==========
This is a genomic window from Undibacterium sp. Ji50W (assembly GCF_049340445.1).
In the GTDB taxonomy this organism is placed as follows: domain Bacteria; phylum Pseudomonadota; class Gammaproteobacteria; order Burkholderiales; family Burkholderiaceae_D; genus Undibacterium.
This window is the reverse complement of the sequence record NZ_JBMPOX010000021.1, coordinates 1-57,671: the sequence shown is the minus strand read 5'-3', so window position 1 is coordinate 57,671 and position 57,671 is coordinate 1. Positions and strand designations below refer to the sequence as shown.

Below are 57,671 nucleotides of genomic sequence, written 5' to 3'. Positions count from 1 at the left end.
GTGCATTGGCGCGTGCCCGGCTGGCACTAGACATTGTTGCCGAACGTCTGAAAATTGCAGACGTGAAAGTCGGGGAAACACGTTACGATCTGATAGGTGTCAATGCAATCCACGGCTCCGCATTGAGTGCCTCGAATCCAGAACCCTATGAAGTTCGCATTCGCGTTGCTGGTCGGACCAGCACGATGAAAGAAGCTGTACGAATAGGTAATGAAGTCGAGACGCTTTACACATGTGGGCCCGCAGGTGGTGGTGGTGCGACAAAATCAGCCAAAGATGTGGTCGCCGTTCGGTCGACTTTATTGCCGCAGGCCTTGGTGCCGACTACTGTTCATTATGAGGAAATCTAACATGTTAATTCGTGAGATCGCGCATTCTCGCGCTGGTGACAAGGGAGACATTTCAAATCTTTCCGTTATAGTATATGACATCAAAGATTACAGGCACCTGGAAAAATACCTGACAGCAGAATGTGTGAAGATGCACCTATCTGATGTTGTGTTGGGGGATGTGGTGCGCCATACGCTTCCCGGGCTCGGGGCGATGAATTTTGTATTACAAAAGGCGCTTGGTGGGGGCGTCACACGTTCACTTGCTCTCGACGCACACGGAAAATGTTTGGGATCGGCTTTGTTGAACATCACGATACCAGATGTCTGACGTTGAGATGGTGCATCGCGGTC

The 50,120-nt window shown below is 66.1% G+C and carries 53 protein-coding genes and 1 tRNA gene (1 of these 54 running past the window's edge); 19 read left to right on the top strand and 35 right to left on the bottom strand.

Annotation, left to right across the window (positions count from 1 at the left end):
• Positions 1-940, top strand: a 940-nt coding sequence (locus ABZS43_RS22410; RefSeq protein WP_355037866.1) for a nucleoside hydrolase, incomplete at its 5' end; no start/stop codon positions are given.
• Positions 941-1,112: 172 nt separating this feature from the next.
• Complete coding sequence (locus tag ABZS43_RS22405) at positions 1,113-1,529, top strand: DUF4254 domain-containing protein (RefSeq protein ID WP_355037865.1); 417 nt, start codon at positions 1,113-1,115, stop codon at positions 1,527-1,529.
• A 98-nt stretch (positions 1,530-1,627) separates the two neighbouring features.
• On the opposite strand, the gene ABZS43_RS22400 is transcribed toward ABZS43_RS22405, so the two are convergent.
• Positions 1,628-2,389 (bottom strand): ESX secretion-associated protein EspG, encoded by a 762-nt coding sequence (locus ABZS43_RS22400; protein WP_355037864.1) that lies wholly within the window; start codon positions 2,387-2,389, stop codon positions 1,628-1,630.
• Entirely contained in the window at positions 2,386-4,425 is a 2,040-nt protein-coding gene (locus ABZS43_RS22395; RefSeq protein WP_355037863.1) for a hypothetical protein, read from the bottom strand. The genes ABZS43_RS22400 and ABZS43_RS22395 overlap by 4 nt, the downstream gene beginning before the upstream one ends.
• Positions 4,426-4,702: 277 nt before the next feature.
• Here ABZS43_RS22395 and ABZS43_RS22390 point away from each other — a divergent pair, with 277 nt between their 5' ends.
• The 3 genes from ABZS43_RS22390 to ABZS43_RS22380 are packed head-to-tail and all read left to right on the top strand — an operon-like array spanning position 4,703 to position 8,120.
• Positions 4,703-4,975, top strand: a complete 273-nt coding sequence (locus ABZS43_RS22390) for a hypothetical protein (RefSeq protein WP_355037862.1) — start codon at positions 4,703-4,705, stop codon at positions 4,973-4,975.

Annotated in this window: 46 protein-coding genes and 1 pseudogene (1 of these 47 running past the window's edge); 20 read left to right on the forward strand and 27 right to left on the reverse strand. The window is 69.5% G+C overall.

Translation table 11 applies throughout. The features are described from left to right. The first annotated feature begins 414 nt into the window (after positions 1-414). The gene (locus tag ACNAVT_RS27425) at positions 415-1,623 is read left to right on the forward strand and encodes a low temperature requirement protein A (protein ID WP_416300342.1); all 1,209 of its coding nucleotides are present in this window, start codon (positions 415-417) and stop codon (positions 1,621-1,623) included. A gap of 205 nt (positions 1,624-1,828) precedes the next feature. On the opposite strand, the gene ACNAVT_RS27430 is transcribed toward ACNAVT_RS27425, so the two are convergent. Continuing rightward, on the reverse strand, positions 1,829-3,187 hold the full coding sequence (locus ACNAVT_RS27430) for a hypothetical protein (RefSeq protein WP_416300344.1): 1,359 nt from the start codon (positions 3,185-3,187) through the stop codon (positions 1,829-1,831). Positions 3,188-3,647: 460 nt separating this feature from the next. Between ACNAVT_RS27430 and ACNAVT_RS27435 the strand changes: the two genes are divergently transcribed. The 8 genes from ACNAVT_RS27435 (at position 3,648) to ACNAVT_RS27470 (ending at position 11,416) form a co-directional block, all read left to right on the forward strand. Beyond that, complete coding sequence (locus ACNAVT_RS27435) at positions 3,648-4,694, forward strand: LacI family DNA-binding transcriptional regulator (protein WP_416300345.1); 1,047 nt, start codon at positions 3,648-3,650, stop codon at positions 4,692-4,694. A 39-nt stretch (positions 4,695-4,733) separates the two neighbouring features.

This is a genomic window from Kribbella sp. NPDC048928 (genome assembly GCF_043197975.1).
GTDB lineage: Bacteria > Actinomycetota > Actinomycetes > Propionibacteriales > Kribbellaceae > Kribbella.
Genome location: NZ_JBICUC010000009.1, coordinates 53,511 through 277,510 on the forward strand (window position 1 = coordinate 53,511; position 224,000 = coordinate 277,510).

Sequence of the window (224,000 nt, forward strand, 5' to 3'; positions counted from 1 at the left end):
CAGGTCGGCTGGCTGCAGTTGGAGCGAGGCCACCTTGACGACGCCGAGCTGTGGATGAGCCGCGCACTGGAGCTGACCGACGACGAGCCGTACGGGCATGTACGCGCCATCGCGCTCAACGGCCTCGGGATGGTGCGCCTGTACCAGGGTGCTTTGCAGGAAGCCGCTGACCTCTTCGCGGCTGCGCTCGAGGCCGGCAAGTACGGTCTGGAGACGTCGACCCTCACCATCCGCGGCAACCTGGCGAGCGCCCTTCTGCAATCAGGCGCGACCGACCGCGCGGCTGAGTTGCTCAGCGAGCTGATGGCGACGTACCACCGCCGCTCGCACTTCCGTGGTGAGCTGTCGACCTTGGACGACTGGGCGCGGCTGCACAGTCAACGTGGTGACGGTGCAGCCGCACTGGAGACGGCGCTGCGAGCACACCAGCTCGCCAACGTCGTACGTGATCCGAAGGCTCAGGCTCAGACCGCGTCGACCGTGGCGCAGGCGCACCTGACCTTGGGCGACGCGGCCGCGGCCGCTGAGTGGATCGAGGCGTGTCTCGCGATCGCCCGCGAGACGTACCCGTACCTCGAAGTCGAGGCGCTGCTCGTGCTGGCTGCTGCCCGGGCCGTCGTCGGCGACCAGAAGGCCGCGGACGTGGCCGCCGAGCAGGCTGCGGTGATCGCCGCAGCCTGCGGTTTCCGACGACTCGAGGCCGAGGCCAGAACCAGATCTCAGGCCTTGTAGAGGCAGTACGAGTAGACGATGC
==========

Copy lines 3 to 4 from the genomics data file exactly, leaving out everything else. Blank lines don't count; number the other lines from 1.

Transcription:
This window is the reverse complement of the sequence record NZ_JBMPOX010000021.1, coordinates 1-57,671: the sequence shown is the minus strand read 5'-3', so window position 1 is coordinate 57,671 and position 57,671 is coordinate 1. Positions and strand designations below refer to the sequence as shown.

Below are 57,671 nucleotides of genomic sequence, written 5' to 3'. Positions count from 1 at the left end.